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The Not So Decisive Moment – How to Increase Your Chances of Getting the Best Shot

Posted by on Mar 3, 2016 in Candid, Featured, lightroom, Photography Tips

The Not So Decisive Moment – How to Increase Your Chances of Getting the Best Shot

To a certain extent Henri Cartier-Bresson has a lot to answer for. Yes, he’s certainly one of the photography greats, and his work has inspired countless photographers, but his book “ The Decisive Moment ” and the meaning of its title, is frequently misunderstood by many, and has created a whole raft of confusion. Many photographers have made the assumption that Cartier-Bresson was referring to a sort of magic moment, where the photographer manages to instinctively see a perfectly formed image in a fraction of a second, bring the camera up to their eye, and take the image in its perfect form, before moving on. Interestingly, the French version of the book is called “Images on the Run”, which seems to almost suggest the opposite. This couldn’t be further from the truth, and a study of his contact sheets tells a rather different story. I’ve been photographing weddings professionally in a photo journalistic style, for well over 10 years. When I started out, I too thought that capturing these types of images was simply about looking and reacting. However, I soon learned that by taking control and being proactive, rather than reactive, I could significantly increase my chances of getting the shot. There really isn’t a magic formula, and is possible to stack the odds in your favour, to greatly improve your chances of getting the image. Sometimes it really is luck and good reactions, but more often than not, the techniques outlined below will produce more consistent and predictable results. Set up your camera On a very practical level, it’s vital that you have the right camera, and that it’s set up correctly. It must be quick, with virtually no shutter lag at all. You’ll also need to get used to timing your shutter actuations. This can be done with practice, by repeatedly photographing moving objects, such as passing cars or bikes, until you’ve completely gotten the feel of the timing, and speed of the shutter release. This is vital, as the coordination between your eye, the shutter release, and the camera needs to be instinctive, to achieve the split second timing that’s needed. You might find that shooting with a prime lens is faster as well. Using a zoom will inevitably waste precious seconds zooming in and out, it’s often quicker to just move. You might also find that the focus on a prime lenses is a bit quicker, and that you compose better with a prime attached to the camera, rather than a zoom. As far as camera settings are concerned, again, it’s all about anticipation. Set up the camera, wait, and shoot. Often this will mean using a number of auto controls – have a go at using auto ISO, auto white balance (to be corrected from the RAW files in Lightroom) and generally shoot in aperture priority mode. For this type of photography, the...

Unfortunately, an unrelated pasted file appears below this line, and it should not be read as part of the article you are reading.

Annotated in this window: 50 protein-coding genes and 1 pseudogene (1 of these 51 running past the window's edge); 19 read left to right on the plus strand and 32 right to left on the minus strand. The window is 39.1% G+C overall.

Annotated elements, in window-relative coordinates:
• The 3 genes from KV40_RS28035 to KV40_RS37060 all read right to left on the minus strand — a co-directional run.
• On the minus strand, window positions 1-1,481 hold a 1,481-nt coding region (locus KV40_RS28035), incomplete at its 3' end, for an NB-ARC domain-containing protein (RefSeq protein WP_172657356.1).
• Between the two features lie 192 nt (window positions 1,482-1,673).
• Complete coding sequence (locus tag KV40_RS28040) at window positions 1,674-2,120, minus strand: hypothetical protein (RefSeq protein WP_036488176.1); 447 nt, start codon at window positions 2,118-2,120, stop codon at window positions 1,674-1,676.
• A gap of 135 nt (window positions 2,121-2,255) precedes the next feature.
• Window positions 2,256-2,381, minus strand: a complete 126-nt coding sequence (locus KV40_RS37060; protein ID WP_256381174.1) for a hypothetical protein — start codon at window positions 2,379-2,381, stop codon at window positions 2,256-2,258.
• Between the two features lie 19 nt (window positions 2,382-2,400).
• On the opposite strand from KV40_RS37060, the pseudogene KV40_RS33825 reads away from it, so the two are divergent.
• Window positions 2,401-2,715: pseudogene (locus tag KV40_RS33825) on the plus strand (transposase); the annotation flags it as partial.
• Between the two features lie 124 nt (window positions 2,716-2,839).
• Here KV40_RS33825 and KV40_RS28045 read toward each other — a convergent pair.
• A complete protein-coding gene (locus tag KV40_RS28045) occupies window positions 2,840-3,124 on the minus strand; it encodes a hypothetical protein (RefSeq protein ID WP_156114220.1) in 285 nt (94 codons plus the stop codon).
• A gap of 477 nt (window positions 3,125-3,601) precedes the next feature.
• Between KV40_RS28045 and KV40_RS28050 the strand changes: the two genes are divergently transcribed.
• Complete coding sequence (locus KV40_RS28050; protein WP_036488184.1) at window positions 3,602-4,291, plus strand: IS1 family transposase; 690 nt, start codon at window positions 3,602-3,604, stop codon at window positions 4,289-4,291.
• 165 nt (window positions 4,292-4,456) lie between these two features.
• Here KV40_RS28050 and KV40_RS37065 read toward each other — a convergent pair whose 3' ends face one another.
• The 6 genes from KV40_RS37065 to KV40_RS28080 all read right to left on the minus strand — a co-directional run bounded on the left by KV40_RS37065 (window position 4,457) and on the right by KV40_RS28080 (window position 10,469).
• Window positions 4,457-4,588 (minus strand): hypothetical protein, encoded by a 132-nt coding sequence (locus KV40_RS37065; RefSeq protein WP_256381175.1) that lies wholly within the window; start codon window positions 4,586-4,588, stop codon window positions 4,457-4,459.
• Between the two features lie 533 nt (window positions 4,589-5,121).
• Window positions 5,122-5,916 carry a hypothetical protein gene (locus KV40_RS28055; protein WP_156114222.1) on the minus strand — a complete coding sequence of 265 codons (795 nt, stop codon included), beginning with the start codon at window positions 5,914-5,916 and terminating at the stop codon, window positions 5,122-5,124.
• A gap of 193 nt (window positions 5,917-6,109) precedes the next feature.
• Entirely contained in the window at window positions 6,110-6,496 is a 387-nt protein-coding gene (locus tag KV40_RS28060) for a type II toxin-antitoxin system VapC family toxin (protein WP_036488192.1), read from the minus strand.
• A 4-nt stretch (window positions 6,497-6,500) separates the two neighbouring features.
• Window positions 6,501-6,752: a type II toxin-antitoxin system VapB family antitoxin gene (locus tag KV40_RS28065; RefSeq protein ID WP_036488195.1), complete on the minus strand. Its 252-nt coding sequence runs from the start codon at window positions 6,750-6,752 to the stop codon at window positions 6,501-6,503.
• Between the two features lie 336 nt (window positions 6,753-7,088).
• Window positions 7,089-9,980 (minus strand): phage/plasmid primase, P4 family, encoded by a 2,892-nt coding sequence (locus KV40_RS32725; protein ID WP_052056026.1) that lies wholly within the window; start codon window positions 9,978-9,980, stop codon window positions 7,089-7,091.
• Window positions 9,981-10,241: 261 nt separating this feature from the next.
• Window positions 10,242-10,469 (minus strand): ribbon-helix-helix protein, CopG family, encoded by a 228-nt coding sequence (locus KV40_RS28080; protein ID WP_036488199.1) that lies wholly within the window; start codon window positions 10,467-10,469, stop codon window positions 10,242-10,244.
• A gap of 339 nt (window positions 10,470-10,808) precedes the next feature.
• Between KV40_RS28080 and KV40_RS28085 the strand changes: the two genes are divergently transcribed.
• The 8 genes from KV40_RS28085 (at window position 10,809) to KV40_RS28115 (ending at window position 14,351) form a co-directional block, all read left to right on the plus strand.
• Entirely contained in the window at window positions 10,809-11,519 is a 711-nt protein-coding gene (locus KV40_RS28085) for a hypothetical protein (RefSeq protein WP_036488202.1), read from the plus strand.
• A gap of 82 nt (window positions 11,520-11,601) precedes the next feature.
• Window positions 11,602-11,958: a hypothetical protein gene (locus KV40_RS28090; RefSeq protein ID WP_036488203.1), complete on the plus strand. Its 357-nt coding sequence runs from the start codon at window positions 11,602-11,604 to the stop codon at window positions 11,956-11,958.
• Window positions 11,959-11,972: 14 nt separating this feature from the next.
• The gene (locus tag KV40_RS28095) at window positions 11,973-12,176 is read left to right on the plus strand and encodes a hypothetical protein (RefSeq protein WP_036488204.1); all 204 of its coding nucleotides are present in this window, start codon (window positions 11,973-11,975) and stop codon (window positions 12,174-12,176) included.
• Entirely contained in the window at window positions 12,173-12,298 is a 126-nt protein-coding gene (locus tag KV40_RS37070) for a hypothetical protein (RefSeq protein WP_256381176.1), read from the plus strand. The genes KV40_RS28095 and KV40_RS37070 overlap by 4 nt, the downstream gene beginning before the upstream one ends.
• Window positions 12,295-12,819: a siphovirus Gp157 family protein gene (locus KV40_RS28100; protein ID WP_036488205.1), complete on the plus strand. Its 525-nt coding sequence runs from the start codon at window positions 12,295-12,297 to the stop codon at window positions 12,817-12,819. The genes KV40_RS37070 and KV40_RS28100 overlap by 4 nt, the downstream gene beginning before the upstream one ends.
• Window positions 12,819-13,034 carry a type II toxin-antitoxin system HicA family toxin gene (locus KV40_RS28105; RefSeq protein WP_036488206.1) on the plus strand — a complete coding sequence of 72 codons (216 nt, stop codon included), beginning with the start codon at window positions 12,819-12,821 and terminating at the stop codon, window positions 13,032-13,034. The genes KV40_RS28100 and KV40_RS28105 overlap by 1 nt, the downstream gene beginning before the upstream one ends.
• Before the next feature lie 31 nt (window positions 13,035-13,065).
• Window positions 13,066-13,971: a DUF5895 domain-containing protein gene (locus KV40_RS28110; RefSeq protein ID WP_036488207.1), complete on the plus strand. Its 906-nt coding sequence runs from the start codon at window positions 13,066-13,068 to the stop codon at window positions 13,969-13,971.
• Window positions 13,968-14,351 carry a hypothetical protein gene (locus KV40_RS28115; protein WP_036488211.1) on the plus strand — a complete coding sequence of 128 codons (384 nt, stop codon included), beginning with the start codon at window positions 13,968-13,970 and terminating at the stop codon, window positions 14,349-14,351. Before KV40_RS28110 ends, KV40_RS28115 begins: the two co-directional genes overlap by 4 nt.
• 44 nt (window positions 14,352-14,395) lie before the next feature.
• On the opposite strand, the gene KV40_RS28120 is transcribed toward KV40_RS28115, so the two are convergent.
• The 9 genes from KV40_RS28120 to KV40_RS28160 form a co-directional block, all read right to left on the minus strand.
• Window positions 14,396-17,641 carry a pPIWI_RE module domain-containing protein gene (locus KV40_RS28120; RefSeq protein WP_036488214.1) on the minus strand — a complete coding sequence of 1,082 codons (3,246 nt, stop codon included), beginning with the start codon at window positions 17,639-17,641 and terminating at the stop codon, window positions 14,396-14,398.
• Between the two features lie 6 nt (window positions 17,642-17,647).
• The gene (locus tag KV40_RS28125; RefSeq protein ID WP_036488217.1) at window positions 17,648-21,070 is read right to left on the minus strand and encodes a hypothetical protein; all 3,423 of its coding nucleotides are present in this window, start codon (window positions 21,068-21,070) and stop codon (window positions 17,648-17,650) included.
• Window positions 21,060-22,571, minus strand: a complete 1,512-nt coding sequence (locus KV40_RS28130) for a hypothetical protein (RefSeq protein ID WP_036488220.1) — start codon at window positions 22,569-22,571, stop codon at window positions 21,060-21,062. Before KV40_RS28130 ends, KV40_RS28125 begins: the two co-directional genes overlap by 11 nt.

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My New Favorite Lens: The Fujinon 35mm F1.4 R

Posted by on Mar 2, 2016 in Candid, canon, Featured, macro, Photography Tips, portrait, Portraiture

My New Favorite Lens: The Fujinon 35mm F1.4 R

Before I switched to Fujifilm I was a Canon EOS user. My favorite camera was the EOS 5D Mark II and my favorite lens the 85mm f/1.8. I liked that lens because it was ideal for portraits, and for close-ups revealing details. When I switched to Fujifilm I expected the Fujinon 56mm f/1.2 lens, the closest equivalent (on an APS-C crop sensor camera) to the 85mm, to become my new favorite. It’s a great lens, especially for portraiture. But, to my surprise, the humble 35mm f/1.4 lens, bundled with the X-Pro 1, has become my new favorite. At first I was a little puzzled as to why. With Canon I owned a 50mm lens, and while I tried to use it in practice, it didn’t get used much. It was more of an experimental lens – I used it with extension tubes, and reversed for experimental close-up and macro photography. Occasionally I used it while out shooting, but always ended up preferring either the 85mm (short telephoto) or a wide-angle. So what happened with the 35mm f/1.4 lens (which has the same angle-of-view, and is a normal lens for an APS-C camera)? I think, a number of things happened. The 35mm suits the X-T1, the camera I use most of the time, very well. The camera feels well balanced, and is light enough to carry around all day. This camera and lens combination is ideal for taking candid photos of people, without being too far away (losing the sense of intimacy and closeness) or having to get too close to fill the frame (where I would be getting close enough to bother people). People may notice me with it, but they don’t seem to be worried by it. It’s an ideal focal length for environmental portraiture. I used it the 35mm lens a lot during a recent trip to China, where I had a lot of fun photographing people. It allows me to capture a scene with people in it, without revealing too much (always a danger with wide-angle lenses) or too little (as can happen with short telephotos). These two photos are great examples. Another thing I like about the 35mm lens, is that it focuses quite close to the subject, allowing me to move in close for detail shots without having to use a close-up lens or extension rings. The 85mm lens that I used with my Canon camera didn’t focus quite so closely, and I had to use a 500D close-up lens (filter) with it for close-up photography. Here’s an example. One of the benefits of a mirrorless camera system, with an APS-C sensor, is that the lenses are smaller and lighter than those made for camera systems with full-frame models. The 35mm lens is small (it’s only 55 mm long) and light (it only weighs 187 grams, 6.5 ounces). Compare those dimensions to a 35mm...

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Body, Lenses, or Lighting | Which Should You Upgrade First?

Posted by on Feb 26, 2016 in Bokeh, Candid, canon, Featured, landscape, nikon, Photography Tips, portrait, sony

Body, Lenses, or Lighting | Which Should You Upgrade First?